Review - Skycaddie SG2.5 vs Sureshot 8800 golf GPS

By: John Flood | Sun 12 Apr 2009 | Comments


Right, here's my OWN personal opinion on 2 GPS devices that I have owned & used for 4 or more rounds of golf.

Skycaddie SG2.5

This was the 1st of the 2 devices that I used & my preference for choosing this model was at the time of purchase it was £50 cheaper than it's nearest rivals (£149).

On arrival of the unit it had to be charged for a minimum of 5hrs but this could be done whilst it was plugged into the PC. This enabled me to install the software on my PC to 'sync' with the GPS device & also register & activate the device.

In order to be able to use this once it was charged required you to 'sign up' to one of their three annual membership schemes, these range from £19.95 (just UK) up to £39.95 (worldwide).You are then able to choose courses & download them to your device. The SG2.5 can hold 10 courses (more expensive models can hold more).

Once on the course they suggest turning the device on 10mins prior to playing to allow it to get a strong GPS signal. The buttons are easy to use & the menus are quite simple to use. In all fairness you could use this device without having to press a button during your round as it automatically detects which hole your playing (even if your on the wrong fairway!!) so all you need to do is look at the screen.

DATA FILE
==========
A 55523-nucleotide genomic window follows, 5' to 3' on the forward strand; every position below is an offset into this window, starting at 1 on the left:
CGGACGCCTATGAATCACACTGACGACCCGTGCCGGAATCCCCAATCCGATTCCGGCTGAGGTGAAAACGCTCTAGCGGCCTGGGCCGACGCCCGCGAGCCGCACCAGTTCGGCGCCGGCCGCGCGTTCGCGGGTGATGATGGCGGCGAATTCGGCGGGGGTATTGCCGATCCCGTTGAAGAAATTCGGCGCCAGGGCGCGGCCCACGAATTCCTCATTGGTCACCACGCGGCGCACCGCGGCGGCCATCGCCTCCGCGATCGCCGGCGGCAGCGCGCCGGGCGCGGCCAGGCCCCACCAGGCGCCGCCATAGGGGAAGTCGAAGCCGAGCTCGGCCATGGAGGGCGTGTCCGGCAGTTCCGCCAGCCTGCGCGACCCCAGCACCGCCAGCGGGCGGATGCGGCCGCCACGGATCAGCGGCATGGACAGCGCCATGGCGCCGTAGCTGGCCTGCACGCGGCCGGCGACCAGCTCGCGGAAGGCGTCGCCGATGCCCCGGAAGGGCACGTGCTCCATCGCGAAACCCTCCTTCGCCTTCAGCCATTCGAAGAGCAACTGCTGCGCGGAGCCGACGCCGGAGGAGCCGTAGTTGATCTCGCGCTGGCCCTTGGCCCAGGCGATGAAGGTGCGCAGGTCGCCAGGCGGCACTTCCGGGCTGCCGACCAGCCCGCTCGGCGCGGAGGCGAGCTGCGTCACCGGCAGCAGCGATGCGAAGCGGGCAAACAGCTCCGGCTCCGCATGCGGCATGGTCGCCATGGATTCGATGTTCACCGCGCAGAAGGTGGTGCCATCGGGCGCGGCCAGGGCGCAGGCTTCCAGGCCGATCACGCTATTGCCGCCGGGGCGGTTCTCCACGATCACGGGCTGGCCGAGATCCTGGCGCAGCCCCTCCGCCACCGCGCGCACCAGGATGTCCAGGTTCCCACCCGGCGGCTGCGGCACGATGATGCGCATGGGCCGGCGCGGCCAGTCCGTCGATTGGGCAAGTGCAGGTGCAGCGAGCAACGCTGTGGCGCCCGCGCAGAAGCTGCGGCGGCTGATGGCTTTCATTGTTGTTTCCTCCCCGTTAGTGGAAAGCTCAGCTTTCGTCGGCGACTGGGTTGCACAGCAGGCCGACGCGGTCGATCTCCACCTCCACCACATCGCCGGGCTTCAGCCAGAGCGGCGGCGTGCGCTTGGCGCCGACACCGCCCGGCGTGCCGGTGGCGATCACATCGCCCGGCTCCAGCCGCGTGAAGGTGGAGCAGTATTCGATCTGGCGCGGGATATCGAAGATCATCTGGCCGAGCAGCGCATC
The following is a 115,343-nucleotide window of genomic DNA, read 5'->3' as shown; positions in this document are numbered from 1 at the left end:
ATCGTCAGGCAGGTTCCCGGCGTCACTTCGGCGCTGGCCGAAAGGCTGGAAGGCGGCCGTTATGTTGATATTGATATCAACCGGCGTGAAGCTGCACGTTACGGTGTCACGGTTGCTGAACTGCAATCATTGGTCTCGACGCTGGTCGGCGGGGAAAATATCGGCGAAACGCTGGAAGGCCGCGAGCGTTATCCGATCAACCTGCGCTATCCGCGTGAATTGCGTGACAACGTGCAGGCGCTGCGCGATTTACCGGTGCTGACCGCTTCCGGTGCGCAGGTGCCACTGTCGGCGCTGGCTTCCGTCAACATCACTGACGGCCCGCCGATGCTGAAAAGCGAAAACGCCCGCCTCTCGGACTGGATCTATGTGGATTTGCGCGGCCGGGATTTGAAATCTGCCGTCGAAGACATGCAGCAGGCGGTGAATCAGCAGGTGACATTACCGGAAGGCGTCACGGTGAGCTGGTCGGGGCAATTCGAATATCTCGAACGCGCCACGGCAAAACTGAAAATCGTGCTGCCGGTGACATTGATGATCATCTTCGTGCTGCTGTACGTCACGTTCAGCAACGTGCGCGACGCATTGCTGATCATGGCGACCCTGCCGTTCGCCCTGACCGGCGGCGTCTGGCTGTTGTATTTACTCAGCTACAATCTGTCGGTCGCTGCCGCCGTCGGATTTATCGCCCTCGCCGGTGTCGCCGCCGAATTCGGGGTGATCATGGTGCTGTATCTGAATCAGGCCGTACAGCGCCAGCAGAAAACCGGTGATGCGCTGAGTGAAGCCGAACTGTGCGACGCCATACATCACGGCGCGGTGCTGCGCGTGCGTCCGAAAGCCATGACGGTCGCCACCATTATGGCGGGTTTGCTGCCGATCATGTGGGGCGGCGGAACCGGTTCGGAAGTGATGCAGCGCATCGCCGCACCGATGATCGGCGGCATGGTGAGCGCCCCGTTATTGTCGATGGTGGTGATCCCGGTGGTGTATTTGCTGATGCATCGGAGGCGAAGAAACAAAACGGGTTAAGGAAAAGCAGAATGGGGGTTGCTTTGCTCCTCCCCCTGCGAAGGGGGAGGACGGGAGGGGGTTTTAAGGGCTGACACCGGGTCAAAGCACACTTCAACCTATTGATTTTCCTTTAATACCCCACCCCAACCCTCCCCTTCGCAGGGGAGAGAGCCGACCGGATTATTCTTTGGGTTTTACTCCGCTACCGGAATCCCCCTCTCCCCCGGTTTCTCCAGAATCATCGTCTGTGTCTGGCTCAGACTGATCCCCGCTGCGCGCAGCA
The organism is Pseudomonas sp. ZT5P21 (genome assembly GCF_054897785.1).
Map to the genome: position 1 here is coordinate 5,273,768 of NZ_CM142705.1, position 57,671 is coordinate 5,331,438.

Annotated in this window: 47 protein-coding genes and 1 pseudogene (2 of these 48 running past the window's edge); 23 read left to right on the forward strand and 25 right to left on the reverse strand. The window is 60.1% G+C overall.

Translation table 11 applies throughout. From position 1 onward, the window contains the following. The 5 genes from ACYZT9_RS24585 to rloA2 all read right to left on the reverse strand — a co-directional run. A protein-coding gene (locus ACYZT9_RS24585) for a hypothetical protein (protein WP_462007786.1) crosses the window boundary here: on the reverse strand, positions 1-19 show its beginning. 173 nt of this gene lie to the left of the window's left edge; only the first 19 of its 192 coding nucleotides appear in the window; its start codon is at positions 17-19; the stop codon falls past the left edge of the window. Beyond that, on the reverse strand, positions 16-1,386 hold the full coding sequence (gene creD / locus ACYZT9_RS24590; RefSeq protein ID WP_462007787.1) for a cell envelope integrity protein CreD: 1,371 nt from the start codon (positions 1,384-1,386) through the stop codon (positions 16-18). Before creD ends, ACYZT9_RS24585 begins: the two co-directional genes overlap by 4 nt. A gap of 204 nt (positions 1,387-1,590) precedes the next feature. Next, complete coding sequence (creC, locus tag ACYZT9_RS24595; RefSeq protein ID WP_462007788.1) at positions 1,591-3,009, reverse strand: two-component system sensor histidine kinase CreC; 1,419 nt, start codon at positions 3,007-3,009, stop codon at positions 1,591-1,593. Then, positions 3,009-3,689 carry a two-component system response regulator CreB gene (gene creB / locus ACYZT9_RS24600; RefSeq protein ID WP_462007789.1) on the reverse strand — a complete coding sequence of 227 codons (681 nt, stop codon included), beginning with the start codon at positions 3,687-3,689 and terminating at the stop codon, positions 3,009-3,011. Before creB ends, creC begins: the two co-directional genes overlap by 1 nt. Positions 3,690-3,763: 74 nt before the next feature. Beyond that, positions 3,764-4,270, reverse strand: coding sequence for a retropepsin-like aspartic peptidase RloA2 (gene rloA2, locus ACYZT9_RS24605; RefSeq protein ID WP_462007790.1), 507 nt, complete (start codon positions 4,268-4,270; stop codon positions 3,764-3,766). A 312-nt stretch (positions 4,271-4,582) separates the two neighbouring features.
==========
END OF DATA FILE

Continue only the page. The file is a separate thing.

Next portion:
The screen on the SG2.5 is black & white (it's colour on the more expensive models) & is quite easy to read in sunlight. It gives you distances to the front, middle & back of the green & it also allows you to move the on screen cursor to pin point the exact flag position. If you require more detailed info you can press the 'target' button & it will give details on hazards etc. It will also give you 'lay-up' distances, for example it will display 170yrds leaves 100yrds, this was a feature I thought was really useful on par 5's or long par 4's as I'm quite comfortable playing a full 100yd wedge into a green.

If you want to measure how far your ball travelled you simply press the 'mark' button from your starting position & then again when you reach your end position. This put paid to the theory that your average drive is 260yrds!! You'll be surprised at the actual distance!